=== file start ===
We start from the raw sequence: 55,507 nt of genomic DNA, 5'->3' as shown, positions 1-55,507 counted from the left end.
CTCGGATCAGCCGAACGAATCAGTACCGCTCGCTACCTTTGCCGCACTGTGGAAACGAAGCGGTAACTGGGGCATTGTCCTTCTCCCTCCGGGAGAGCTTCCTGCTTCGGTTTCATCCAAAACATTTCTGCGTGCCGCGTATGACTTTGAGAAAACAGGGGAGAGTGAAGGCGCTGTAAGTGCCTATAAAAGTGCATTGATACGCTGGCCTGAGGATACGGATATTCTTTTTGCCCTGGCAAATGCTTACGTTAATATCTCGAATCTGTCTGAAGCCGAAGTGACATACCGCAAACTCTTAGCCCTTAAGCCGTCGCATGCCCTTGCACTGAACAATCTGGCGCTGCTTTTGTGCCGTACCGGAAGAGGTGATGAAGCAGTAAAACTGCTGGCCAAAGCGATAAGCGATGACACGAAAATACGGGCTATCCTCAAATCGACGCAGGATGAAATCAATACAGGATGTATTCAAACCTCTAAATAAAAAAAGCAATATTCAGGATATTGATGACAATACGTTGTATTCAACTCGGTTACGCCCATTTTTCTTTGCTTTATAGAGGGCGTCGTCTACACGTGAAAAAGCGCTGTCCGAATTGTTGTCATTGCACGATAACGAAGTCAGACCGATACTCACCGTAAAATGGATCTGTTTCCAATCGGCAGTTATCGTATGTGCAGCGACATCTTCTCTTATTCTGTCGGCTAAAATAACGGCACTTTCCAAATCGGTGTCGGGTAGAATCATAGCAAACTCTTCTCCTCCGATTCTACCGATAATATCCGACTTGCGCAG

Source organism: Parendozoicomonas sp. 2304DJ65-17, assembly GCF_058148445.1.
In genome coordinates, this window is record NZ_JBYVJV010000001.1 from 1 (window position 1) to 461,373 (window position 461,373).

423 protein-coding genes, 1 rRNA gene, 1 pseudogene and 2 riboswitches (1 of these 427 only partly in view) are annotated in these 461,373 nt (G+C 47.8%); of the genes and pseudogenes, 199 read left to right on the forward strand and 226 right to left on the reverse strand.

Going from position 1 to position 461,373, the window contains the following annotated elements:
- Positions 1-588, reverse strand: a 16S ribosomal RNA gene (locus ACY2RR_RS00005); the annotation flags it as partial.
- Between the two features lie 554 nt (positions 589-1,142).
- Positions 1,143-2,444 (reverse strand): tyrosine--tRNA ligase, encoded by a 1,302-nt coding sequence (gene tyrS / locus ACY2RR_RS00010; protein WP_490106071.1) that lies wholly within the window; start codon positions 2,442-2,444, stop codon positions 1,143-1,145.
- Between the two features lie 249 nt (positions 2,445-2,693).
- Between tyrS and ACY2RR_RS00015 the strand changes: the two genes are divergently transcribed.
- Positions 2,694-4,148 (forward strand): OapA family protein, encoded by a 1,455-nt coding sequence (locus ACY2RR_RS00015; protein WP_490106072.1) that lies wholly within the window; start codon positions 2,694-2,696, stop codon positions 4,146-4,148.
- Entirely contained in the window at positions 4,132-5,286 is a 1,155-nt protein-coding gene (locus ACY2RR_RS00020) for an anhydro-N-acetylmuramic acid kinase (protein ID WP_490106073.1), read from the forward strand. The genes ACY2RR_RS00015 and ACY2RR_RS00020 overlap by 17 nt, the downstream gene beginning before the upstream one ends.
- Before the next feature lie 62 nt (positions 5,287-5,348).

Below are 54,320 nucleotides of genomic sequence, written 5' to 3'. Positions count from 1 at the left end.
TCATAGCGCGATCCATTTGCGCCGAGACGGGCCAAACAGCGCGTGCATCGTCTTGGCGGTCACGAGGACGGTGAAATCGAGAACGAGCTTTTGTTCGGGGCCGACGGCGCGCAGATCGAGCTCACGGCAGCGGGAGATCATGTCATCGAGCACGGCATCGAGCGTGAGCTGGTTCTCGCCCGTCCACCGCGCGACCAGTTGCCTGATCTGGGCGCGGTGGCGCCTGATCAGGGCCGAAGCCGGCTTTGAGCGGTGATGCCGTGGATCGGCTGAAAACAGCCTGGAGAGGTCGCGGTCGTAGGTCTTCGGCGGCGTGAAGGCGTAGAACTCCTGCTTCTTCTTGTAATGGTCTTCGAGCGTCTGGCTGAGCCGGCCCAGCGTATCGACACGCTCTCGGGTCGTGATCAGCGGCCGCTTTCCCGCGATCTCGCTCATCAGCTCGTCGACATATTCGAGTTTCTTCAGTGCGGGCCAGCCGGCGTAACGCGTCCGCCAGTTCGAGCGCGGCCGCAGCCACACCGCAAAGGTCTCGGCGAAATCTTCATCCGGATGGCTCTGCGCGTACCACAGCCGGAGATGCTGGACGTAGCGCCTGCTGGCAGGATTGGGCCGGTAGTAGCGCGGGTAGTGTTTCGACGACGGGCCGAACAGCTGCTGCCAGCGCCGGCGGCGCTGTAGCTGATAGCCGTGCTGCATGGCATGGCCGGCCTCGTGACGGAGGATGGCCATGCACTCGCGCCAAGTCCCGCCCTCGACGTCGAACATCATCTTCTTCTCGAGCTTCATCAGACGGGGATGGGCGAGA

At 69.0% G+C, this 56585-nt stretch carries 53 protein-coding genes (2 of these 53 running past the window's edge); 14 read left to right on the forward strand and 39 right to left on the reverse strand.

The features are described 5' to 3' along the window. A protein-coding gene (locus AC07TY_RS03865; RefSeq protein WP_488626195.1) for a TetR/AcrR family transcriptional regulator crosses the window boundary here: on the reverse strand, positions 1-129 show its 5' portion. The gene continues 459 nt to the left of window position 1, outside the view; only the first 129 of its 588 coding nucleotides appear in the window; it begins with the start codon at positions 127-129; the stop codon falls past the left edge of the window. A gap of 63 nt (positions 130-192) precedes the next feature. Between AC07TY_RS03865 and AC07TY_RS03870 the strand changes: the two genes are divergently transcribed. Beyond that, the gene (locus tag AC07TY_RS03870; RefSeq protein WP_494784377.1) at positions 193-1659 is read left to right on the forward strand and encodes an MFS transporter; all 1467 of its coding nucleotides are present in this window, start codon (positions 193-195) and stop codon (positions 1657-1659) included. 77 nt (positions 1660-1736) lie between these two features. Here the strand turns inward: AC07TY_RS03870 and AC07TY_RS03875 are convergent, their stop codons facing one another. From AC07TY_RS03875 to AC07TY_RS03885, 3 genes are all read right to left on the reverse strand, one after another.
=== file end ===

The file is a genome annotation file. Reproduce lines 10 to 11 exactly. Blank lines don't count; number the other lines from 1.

- Between the two features lie 249 nt (positions 2,445-2,693).
- Between tyrS and ACY2RR_RS00015 the strand changes: the two genes are divergently transcribed.